A local firefighter developed an app that's helping to save people's lives.
ROCKY MOUNT, N.C. -- Imagine going about your daily routine with a tiny computer screen in the corner of your eye. That's the look of the future through Google Glass.
A Triad man is taking that vision and putting it to work to save lives. The computer screen is smaller than your finger nail and sits just centimeters from your eye. You can take pictures, make calls and search the internet. They're only in the beta testing phase, but I met a local man today who got two of them and he's not wasting any time making a name for himself.
When firefighter Patrick Jackson is called into action, he reaches for his Google Glass. "When somebody calls for a fire or a medical emergency, that information goes straight to Google Glass. It gives us the address, the nature of the call and a map of where it is."
It's part of an app he created called Firefighter Log. His new Google Glass allows him to use it hands-free. "Some of the guys think it's a crazy idea, but a lot of people think it's a good idea."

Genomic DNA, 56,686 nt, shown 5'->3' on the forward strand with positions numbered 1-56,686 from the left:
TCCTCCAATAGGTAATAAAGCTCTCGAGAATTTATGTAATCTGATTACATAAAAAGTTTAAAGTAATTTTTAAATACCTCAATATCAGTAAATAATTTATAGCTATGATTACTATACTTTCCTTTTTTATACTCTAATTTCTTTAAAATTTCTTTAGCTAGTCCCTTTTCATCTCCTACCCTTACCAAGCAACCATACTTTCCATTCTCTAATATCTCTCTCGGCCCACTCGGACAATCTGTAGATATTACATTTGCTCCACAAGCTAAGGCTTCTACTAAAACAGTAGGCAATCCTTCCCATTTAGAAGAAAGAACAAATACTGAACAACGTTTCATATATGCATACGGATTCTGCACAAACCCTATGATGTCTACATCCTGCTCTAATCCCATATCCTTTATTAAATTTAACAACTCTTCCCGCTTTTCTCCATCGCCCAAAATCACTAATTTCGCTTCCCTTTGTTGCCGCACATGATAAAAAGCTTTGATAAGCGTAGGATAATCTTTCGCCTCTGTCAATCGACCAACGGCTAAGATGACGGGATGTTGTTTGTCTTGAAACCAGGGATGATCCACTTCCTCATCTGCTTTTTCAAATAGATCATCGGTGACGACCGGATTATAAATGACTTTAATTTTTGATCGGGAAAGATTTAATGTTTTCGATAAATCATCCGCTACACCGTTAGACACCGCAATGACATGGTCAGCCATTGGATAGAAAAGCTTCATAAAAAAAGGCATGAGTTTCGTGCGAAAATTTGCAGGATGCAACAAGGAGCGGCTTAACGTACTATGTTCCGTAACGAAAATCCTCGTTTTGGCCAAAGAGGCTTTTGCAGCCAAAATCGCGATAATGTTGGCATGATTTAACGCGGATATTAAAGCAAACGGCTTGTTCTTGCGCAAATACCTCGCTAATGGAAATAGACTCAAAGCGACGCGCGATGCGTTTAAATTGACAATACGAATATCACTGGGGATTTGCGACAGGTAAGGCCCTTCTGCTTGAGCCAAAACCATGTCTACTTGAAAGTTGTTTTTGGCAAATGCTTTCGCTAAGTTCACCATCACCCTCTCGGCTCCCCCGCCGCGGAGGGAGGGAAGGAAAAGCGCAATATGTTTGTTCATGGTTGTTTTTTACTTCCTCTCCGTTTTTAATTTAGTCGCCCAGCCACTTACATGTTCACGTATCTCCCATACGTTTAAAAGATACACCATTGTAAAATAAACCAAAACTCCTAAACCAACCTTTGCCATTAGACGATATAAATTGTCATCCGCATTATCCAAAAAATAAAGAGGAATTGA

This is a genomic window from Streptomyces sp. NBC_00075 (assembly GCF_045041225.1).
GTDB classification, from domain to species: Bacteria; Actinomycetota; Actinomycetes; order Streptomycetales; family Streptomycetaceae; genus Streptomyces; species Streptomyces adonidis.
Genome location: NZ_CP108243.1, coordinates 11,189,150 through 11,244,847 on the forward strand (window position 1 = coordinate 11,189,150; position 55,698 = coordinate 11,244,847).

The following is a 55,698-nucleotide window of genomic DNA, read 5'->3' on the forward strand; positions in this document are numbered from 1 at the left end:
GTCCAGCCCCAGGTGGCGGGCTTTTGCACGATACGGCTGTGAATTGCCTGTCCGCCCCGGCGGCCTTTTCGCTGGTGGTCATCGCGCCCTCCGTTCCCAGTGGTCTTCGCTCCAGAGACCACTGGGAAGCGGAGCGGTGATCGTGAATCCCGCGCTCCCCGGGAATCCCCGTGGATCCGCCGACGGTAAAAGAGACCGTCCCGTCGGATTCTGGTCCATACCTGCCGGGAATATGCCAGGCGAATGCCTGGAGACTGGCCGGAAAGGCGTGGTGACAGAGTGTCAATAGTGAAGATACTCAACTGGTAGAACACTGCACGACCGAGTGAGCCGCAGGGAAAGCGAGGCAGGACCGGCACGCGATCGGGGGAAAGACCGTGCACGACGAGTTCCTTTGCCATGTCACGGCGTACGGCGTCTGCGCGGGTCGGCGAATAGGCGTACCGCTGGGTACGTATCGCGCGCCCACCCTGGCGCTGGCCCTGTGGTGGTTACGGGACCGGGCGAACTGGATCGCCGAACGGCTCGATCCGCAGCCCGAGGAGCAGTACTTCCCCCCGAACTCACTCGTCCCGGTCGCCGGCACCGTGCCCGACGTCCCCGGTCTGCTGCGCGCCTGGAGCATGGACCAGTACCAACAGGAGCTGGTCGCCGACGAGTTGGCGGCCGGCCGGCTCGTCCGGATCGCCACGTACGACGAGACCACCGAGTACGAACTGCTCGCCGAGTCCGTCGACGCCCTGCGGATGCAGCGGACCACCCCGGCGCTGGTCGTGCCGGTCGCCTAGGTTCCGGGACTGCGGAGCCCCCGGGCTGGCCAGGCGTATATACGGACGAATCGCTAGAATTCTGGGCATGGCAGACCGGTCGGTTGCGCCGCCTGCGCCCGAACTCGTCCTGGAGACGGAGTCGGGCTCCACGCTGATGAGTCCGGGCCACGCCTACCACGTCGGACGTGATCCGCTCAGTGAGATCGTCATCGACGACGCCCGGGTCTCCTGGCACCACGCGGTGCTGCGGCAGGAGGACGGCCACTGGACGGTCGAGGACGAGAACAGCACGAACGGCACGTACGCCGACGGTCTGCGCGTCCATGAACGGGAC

The Winston-Salem native is pushing his Rocky Mount fire station into the future of technology. Patrick, who drives the ladder truck, can get turn-by-turn directions, injury reports and even find the nearest fire hydrant. A head start when seconds matter. "A lot of the times it will actually come through before they dispatch it over the radio so it may save us thirty seconds to a minute," said Jackson.
The fire station also uses his app on tablets in all of its rigs. It's an upgrade from their slower, more expensive computers of the past.
And Jackson isn't finished yet. He knows the potential of this unusual pair of glasses. "Access patient information and stream video to the emergency room before we get to the emergency room."
A piece of technology too small to capture with our TV cameras, but big enough to change the game of saving lives.
Patrick is collecting floor plans and emergency contacts to use with google glass when he responds to a call. He hopes to create a future version that will fit inside a firefighter's mask.
Rocky Mount is the only fire station using the app, but the Fayetteville Fire Department has expressed interest.